4. Claims About Rates and Pricing
When OTAs were gaining popularity, they won the hearts of many by marketing themselves as discount sites and promising you the “best rates.” They technically weren’t lying, but what they didn’t want you to know is that every other OTA also had those same “best rates.” So, it was the “best” simply because there wasn’t a better one available—because everyone had the same price. This is still the case today.
Price parity agreements exist between hotels and OTAs to hold everyone accountable with their rates. These contracts state that the room rate must be the same no matter where it’s sold. This keeps one site from being able to undercut the prices to steal all the bookings. However, there is an exception to this rule that works in your favor, and the answer lies with loyalty rates. These discounted rates bypass the price parity agreement because they are sold to “closed user groups” (AKA the hotel’s loyalty program members). Become one of those members, and you’ll be able to snag a rate that is actually lower than the claimed “best rate.”
5. Biased Search Results
We’ve been trained by sites like Google to expect that the most authoritative sources appear at the top of searches. This mindset causes the average consumer to assume that OTAs follow similar algorithms and principles. Guess what? They don’t. OTAs are profit-driven and choose to show you hotels that make them the most money first.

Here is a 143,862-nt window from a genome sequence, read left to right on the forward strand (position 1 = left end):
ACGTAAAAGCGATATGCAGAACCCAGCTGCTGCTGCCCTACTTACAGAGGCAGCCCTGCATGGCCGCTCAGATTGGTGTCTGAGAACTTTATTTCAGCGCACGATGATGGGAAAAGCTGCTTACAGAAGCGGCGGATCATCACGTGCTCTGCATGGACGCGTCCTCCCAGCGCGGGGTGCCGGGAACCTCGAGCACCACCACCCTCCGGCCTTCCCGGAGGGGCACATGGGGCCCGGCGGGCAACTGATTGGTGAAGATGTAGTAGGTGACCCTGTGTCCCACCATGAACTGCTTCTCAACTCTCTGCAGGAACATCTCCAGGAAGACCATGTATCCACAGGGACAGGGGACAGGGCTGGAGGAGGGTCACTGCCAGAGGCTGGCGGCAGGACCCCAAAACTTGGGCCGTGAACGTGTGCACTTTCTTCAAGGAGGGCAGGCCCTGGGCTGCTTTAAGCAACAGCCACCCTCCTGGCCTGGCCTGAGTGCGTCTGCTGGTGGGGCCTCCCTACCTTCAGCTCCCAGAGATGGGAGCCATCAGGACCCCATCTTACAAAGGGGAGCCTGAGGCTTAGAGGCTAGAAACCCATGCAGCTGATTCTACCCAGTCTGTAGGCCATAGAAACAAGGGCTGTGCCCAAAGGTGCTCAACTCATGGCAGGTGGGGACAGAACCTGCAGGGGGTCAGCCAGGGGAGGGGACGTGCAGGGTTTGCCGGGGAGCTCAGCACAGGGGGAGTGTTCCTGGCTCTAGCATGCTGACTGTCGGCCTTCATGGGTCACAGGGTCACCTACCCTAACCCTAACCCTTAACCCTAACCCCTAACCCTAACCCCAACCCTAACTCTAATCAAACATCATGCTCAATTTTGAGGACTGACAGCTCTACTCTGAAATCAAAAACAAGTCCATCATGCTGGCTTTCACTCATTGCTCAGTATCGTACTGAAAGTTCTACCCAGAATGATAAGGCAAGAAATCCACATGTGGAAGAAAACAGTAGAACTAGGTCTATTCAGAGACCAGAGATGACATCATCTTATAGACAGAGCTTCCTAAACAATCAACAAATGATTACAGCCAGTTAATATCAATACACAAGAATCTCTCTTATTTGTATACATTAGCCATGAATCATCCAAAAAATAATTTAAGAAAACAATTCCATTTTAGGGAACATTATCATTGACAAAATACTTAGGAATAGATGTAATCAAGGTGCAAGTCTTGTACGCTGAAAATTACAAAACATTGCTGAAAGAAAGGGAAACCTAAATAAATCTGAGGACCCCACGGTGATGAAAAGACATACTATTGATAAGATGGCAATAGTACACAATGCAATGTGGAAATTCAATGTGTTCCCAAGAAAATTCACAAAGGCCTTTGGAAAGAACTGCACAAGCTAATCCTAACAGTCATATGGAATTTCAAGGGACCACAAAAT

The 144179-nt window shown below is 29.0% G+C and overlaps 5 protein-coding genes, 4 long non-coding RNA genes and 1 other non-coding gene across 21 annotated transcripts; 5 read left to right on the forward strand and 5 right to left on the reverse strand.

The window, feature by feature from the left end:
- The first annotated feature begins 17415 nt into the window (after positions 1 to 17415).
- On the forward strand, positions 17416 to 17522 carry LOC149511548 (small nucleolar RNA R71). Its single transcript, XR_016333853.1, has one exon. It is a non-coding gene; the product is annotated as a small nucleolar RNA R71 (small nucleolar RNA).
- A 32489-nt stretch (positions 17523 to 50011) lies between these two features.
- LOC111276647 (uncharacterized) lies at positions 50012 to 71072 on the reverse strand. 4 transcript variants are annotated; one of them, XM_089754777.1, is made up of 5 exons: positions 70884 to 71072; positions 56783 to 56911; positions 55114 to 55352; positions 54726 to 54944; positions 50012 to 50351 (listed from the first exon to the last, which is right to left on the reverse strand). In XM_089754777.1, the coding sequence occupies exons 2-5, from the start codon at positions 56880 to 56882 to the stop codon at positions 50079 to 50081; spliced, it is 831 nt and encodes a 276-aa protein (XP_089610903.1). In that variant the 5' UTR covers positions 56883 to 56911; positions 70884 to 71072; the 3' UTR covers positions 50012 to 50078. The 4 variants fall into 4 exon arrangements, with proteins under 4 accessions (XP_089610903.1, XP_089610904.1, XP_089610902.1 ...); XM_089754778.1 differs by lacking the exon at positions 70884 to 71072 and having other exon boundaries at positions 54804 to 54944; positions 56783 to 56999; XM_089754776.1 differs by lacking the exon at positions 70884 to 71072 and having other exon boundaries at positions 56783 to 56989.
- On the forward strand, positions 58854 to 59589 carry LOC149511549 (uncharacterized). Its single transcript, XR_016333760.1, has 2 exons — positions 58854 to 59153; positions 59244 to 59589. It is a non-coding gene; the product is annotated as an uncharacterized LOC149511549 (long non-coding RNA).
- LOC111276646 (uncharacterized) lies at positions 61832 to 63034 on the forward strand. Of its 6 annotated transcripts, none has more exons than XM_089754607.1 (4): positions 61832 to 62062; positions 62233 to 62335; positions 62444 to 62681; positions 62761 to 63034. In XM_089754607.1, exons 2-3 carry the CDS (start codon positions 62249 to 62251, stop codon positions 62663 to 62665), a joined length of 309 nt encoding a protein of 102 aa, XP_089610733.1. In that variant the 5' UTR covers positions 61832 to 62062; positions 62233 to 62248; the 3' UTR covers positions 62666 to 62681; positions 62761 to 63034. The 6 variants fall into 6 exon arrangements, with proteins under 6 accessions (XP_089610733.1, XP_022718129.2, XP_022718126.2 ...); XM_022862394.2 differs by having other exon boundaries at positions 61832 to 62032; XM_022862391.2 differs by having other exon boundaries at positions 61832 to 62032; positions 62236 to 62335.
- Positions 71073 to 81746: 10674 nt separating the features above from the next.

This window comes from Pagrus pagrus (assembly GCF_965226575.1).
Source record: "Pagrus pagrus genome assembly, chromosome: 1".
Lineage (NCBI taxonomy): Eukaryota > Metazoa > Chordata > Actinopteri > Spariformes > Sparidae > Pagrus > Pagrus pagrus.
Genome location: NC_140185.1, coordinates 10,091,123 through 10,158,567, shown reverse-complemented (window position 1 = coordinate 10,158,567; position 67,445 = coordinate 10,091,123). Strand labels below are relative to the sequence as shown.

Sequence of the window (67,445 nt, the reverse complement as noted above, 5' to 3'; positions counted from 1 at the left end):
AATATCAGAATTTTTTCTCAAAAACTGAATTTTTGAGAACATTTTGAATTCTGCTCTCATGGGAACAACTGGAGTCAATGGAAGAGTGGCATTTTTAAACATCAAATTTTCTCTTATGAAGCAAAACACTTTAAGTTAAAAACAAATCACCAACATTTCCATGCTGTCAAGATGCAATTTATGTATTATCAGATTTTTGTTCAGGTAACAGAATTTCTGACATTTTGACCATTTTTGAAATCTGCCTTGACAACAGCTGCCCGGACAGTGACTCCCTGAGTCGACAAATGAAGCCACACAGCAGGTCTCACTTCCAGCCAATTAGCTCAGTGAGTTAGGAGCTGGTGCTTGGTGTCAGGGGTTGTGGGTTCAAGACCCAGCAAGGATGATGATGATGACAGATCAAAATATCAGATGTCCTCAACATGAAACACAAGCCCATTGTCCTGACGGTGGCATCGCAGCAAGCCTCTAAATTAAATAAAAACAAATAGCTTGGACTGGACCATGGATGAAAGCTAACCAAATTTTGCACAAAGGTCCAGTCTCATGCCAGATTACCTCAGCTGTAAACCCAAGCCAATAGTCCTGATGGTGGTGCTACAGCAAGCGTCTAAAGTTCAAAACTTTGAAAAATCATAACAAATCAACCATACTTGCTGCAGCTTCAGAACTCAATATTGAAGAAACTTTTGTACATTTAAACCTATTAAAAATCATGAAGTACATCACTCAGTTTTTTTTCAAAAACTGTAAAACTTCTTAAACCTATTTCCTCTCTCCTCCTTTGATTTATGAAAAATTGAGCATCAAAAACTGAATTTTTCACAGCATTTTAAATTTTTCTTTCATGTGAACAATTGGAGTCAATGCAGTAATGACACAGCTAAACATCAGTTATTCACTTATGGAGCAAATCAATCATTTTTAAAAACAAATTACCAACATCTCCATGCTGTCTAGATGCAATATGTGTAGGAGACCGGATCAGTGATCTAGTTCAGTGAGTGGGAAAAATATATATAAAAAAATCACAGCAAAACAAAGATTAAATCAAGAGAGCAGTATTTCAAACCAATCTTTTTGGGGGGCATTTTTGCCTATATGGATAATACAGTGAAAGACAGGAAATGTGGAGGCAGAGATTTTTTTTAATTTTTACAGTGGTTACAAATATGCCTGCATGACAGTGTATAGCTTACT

We call this “biased search order,” and what that means for you is that your favorite hotel chain might not show up on the first page of search results—or second, or third. Independent hotels who have to pay OTAs higher commissions get listed first, while reputable names like Marriotts and Hiltons, for example, get pushed down the page. Sometimes OTAs go so far as to remove photos of some hotels from their listings to make it look less attractive and therefore discourage booking for that property (this is called “dimming.”) Essentially, OTA search results are altered to urge you to book hotels that make the OTA the most money. Don’t let them play you like that.
The Truth: Roomkey Has Your Back
Our founding fathers took a look at these sneaky sales practices and decided that they’d had enough. We believe you should feel confident in your booking decisions, so we created a place for you to search for your favorite hotels in peace. At Roomkey, we will never try to scam you with false urgency messaging or altered search results. We don’t tack on sales tax or hidden fees at the very end of the booking process. Instead, we show you the full rate up front and then escort you to the hotel’s website to book your stay. This cuts out the middleman, making your booking process seamless and secure.
Our goal is to give you a stress-free search experience that empowers your hotel booking decisions. At Roomkey, we’re all about providing “No tricks. Just travel.” When you’re ready to book your next vacation, come to us. We’re ready to help.